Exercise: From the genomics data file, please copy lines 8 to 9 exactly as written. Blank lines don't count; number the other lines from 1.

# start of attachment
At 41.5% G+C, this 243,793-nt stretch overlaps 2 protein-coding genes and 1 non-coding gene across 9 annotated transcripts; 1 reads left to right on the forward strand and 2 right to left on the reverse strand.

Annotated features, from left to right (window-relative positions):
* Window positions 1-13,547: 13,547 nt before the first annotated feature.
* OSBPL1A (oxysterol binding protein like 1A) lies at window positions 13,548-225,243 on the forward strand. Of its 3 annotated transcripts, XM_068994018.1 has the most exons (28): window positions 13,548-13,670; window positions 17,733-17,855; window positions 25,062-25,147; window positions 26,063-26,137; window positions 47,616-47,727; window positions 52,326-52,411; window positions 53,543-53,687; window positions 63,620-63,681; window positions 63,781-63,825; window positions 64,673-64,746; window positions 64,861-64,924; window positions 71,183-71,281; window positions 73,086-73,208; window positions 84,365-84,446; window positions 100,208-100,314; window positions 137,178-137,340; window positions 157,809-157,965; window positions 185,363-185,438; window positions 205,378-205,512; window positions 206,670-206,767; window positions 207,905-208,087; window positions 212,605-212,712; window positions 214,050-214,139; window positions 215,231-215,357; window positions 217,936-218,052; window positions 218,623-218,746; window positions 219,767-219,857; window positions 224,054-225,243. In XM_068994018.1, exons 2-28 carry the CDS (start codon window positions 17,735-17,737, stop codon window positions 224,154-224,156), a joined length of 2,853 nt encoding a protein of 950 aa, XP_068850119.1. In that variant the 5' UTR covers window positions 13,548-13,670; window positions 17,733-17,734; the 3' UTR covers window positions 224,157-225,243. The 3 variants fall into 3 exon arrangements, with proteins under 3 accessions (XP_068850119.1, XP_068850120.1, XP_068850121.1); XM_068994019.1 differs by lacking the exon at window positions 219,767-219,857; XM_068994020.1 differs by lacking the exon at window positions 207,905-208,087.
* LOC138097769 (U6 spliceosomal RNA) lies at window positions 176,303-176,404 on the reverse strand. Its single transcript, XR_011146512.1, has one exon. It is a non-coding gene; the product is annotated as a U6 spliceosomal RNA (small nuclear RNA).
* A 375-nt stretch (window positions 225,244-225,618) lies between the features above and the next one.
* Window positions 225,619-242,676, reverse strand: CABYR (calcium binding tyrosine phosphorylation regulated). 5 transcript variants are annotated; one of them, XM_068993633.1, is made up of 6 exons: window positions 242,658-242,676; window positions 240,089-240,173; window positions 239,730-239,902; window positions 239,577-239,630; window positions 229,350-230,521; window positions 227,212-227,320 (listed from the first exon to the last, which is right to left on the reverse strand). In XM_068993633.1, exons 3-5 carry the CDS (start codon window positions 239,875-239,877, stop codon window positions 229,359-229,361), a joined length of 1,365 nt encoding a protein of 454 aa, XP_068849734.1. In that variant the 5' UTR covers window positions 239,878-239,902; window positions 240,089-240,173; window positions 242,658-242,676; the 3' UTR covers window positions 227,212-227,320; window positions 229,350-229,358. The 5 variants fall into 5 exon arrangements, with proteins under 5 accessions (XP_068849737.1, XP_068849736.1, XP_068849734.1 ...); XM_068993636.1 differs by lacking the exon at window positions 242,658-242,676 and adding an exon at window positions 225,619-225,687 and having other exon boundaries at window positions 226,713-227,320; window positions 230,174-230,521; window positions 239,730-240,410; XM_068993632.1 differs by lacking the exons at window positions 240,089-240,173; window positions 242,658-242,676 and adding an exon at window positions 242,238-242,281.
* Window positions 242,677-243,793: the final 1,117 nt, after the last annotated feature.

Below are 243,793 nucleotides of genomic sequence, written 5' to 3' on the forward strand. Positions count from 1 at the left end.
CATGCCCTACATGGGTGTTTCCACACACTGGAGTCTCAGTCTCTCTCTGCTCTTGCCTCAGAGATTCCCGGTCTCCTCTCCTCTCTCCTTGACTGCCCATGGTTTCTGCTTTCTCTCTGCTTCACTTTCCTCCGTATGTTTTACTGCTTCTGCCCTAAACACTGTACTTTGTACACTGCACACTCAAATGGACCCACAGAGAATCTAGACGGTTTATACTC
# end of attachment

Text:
* Window positions 242,677-243,793: the final 1,117 nt, after the last annotated feature.

Below are 243,793 nucleotides of genomic sequence, written 5' to 3' on the forward strand. Positions count from 1 at the left end.